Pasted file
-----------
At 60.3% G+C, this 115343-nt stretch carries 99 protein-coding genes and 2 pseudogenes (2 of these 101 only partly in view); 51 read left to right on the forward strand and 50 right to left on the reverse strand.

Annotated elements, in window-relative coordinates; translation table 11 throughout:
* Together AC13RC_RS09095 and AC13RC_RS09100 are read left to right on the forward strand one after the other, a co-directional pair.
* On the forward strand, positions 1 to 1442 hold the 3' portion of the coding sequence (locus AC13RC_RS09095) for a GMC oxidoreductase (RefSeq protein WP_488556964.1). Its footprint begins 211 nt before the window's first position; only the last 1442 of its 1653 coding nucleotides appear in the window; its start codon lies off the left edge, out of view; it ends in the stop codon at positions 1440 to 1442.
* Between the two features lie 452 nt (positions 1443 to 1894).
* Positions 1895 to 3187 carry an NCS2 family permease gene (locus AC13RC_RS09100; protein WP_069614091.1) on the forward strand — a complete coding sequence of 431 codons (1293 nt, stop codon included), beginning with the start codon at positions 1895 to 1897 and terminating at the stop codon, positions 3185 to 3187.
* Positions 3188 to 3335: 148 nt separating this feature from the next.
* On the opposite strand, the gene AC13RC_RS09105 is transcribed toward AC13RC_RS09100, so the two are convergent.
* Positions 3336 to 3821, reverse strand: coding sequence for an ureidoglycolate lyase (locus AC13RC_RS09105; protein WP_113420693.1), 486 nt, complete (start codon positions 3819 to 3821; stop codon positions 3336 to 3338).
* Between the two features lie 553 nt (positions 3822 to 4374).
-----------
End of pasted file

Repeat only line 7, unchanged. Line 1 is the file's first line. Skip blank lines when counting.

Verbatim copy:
* Positions 3188 to 3335: 148 nt separating this feature from the next.